Western Australia goes to the polls on Saturday. It is salutary to reflect on the campaign pronouncements on health policy from the perspective of the only real test in this state in recent years of what ordinary citizens want from the WA health service. This was the Citizens’ Juries held in Perth, with membership selected randomly from the electoral roll and set up under the auspices of the WA Medical Council, now sadly defunct. In 2000 the jury stated clearly that their priorities were first, equity and second, public health rather than acute care. The 2001 jury, within their concerns for equity, wanted increased spending on Aboriginal health and for rural and remote WA.
At this election the main parties’ pronouncements on health policy are remarkable in their emphasis on acute hospital beds and their lack of concern for issues of equity. Both the ALP and the Coalition are Perth-ocentric, hospital-ocentric and white-ocentric.
In this context it is important to acknowledge some of the issues raised in the Reid Report (pdf file 2.01MB)(2004), led by Mick Reid, one of the sharpest health service analysts in the country. This major review of the whole of the WA health care system reported less than a year ago. Inter alia it heavily criticised the way in which the financing and governance of the WA health service had been conducted.
Reform on this front is desperately needed. The chances of getting that have been jettisoned at this election as both major parties throw financial prudence to the winds and promise to build far too many tertiary hospital beds, all of them in Perth. Buying votes is all very well; attempting to purchase them with very expensive tertiary hospital beds is a senseless waste of money. Melodramatic it may be but money used badly in this sector does end up costing lives.
Reid identified that more than 80 per cent of hospital admissions to Perth’s tertiary hospitals do not need to be in these expensive five star facilities. Yet both major parties (but especially the Labor Party) have been hell bent on promising more and more tertiary beds. This is in no one’s interests but those of the AMA whose teaching hospital membership largely determines their “health” policy. Indeed one of the major problems here in the West is the political influence of the AMA.
This focus on tertiary hospitals results in major problems elsewhere, especially with respect to equity. Every unnecessary dollar spent on these high cost beds means fewer for community services which, with an ageing population, become yet more crucial to support not just the elderly themselves, but their carers. At the same time it means more money for Perth and less for rural and remote WA.
Even after taking out the tertiary hospitals’ spending, current funding in Perth relative to the rest of the state is too high. The existing allowance for the extra cost of delivering services to and in rural and remote areas is far too small. Further, the Commonwealth’s contribution to health services outside Perth is much smaller than in Perth. This arises because, while the Commonwealth pays for all GPs in the city, GPs in for example rural Exmouth are funded by the state. People in rural and remote WA (who are in general significantly sicker than Perth residents) currently get about 30 to 40 per cent less than their fair share of resources.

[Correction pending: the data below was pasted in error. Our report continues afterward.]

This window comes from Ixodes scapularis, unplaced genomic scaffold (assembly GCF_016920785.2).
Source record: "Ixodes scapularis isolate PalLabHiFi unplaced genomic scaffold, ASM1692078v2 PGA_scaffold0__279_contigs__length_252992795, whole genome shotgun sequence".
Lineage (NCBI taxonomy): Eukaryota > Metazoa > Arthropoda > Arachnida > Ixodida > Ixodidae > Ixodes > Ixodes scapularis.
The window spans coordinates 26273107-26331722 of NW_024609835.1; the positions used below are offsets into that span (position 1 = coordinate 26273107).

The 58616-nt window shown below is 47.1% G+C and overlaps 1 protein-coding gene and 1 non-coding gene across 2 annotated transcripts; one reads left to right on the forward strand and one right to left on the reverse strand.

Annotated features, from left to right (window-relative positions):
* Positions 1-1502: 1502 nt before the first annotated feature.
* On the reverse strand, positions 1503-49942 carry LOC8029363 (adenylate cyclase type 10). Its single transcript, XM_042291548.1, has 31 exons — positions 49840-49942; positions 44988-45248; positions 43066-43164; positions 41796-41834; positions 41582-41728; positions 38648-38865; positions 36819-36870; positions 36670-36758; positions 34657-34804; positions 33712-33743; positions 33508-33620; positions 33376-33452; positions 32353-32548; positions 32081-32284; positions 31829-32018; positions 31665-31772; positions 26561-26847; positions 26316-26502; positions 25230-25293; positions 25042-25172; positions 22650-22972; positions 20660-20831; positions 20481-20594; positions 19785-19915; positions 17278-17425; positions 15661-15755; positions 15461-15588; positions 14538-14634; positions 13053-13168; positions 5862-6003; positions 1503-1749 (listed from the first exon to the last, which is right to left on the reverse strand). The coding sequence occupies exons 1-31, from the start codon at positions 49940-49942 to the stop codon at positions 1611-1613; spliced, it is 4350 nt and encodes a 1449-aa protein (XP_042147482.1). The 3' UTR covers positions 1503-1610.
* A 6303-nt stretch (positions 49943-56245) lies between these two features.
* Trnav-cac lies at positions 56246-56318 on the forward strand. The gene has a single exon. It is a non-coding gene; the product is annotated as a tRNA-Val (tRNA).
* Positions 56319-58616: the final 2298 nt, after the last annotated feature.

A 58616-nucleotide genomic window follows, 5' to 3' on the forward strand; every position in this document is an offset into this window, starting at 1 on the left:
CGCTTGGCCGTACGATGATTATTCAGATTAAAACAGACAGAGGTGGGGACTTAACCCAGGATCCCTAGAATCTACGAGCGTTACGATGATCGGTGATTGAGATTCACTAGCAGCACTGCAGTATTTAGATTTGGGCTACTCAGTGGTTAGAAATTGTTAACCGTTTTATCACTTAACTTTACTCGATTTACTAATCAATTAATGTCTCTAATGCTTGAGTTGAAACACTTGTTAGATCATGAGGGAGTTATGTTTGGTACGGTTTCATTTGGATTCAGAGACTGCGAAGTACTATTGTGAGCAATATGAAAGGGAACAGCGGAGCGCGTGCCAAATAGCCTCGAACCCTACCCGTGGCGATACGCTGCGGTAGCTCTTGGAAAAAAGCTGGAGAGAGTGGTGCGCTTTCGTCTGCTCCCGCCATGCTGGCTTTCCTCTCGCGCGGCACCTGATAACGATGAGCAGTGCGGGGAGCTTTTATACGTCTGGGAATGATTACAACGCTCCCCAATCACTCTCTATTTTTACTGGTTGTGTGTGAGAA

The financial position for rural WA health services is getting relatively worse, especially as budgets are determined largely on the basis of last year’s spending plus a bit on top. The overspending of Perth’s tertiary hospitals in recent years has meant that Perth has been rewarded with yet still greater funds.
In this campaign we have hardly heard the words “Aboriginal health” at all. To make a difference in this area, we need our political “leaders” to show leadership. They do not and seem to think that the WA electorate are such a mean spirited lot that to make real efforts to improve Aboriginal health would lose them votes. The Citizens’ Juries clearly showed otherwise.
The health of Aboriginal people in WA remains a disgrace. Not just because it is so bad but the bidding wars on tertiary hospital beds have drowned out the compassion needed to improve Aboriginal health. A shift of only 1 per cent of the health service budget from the rest of us would increase the spend on Aboriginal people by 50 per cent.
In this respect the AMA in this state is no better than our politicians. In the 35 media releases they have issued since October last year, they have used the word Aborigine once. Such a powerful body could and should use their voice to put the case to government for more resources for Aboriginal health.
Against this background, voters cannot entrust our health services to either of the main contenders for government. We cannot trust the AMA to put population health ahead of their own members’ interests. So where to turn? The results from the Citizens’ Juries indicate that there is a need for a commitment from our politicians of whatever colour to use the values of ordinary WA people for priority setting in our health services.
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